How Valuable Is Salt?

How valuable is salt? 40 million tons are required each year to fill our needs. Homer called it divine. Plato called it a “substance dear to the gods.” Shakespeare mentioned salt 17 times in his plays. Perhaps Leonard da Vinci wanted to send a subtle message about purity lost when he painted “The Last Supper”; in that painting, an overturned salt cellar is conspicuously placed before Judas. In ancient Greece, a far-flung trade involving the exchange of salt for slaves gave rise to the expression, “…not worth his salt.” Special salt rations were given to Roman soldiers and known as “solarium argentums,” the forerunner of the English word “salary.” Thousands of Napoleon’s troops died during his retreat from Moscow because their wounds would not heal—their bodies lacked salt. The human body contains about 4 oz. of salt; without enough of it, muscles won’t contract, blood won’t circulate, food won’t digest and the heart won’t beat a beat. Without a doubt, salt is the essence of life. And Jesus said, “Ye are the salt of the earth.”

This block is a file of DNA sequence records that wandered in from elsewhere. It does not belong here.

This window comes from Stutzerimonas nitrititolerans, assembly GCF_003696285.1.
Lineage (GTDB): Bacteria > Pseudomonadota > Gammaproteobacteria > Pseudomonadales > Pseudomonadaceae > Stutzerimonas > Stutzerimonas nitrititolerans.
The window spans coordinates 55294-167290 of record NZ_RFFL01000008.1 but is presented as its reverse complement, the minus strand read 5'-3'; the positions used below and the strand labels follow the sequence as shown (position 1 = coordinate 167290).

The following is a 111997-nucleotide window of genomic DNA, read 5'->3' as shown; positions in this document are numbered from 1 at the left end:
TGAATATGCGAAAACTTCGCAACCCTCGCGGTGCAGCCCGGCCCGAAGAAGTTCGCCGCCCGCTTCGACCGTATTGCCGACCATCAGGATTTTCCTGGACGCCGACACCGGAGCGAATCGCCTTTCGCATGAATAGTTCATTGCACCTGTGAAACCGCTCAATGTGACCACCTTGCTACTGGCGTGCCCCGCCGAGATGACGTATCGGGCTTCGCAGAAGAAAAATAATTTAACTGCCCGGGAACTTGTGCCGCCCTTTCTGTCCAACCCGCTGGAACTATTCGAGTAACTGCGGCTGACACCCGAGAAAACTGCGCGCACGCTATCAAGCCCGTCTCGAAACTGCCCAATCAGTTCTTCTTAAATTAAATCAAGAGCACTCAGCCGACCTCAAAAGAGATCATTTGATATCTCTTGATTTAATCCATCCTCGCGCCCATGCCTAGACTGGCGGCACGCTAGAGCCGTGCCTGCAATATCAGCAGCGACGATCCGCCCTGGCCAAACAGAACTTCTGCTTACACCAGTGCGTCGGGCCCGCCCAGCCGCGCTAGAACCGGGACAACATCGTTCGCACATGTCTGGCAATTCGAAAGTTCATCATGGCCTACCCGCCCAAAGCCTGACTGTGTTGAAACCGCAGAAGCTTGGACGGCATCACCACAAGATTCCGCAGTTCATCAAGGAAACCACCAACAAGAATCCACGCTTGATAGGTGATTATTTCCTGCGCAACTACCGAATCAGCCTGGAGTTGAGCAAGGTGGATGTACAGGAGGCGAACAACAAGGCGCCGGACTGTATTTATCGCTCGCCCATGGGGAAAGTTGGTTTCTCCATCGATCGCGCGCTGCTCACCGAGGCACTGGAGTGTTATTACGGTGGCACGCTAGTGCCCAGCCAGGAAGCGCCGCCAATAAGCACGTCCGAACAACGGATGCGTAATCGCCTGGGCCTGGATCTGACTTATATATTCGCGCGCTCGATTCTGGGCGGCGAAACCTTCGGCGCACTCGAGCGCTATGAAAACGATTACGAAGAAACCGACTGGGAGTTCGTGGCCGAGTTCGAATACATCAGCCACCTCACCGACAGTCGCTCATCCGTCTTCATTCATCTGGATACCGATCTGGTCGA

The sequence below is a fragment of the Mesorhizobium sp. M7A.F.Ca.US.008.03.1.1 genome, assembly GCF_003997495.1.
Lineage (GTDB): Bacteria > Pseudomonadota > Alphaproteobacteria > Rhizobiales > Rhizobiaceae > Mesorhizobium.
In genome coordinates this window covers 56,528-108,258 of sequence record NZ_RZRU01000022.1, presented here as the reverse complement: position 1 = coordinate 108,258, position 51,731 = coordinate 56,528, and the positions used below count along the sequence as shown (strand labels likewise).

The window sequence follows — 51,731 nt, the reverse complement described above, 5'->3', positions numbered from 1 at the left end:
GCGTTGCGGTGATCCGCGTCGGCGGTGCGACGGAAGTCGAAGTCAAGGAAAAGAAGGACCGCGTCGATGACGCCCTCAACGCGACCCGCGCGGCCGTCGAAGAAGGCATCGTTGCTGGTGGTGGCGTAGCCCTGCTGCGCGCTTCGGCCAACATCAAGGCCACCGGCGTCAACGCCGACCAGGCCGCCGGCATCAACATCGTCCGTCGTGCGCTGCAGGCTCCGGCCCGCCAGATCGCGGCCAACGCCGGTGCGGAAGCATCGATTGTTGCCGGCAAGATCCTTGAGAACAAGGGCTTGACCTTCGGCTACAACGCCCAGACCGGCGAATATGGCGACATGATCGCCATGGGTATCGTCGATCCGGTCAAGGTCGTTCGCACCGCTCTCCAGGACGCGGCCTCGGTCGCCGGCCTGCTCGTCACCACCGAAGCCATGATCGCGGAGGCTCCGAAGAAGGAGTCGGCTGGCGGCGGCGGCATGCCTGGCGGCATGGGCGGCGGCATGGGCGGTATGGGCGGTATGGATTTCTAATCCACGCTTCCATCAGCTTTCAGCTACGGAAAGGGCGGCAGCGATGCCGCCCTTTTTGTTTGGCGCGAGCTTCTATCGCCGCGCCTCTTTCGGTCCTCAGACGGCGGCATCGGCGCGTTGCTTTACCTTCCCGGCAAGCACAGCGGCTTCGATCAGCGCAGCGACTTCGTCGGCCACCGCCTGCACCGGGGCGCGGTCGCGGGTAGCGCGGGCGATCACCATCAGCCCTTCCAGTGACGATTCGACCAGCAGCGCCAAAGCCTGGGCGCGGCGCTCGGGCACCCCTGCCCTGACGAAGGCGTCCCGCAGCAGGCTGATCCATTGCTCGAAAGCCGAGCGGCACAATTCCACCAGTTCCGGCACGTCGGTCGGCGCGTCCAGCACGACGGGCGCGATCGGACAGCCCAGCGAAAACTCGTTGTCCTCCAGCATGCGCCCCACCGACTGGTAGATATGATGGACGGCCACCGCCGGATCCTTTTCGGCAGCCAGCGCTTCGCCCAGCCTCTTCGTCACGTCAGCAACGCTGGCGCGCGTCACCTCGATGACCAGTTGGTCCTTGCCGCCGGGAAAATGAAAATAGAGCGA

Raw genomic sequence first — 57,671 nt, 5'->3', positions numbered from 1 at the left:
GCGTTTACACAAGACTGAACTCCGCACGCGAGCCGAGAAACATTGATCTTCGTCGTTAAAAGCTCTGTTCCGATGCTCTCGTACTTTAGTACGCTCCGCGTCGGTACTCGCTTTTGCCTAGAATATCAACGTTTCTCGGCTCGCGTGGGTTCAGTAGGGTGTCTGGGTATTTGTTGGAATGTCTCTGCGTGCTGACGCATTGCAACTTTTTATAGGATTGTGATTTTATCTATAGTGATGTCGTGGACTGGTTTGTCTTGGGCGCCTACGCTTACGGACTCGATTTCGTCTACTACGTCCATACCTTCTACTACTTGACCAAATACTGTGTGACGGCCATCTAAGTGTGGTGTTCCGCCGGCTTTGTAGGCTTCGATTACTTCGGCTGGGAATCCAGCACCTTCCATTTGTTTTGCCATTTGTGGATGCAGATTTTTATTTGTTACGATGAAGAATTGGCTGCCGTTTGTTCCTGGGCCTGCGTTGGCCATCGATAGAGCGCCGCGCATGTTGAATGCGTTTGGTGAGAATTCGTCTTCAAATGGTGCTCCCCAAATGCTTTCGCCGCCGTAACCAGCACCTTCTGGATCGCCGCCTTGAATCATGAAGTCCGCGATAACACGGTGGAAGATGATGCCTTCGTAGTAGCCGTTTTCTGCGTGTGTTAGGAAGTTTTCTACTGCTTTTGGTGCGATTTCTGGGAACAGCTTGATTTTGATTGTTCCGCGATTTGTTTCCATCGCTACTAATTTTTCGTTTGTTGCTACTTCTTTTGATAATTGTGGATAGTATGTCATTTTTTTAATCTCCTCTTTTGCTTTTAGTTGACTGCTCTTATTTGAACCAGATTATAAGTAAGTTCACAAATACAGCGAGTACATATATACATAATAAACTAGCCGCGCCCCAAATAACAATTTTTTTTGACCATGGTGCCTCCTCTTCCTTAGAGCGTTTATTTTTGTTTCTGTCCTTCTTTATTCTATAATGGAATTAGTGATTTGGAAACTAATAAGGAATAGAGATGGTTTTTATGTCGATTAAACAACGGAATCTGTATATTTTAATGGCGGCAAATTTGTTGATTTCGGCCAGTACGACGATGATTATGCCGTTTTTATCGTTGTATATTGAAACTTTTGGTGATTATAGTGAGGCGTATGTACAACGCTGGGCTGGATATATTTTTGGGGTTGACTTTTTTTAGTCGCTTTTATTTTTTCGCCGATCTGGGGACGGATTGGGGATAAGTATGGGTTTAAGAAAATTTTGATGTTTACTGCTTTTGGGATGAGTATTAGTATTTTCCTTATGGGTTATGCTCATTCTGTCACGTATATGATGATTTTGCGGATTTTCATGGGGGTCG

Contributed by: Terry Dashner

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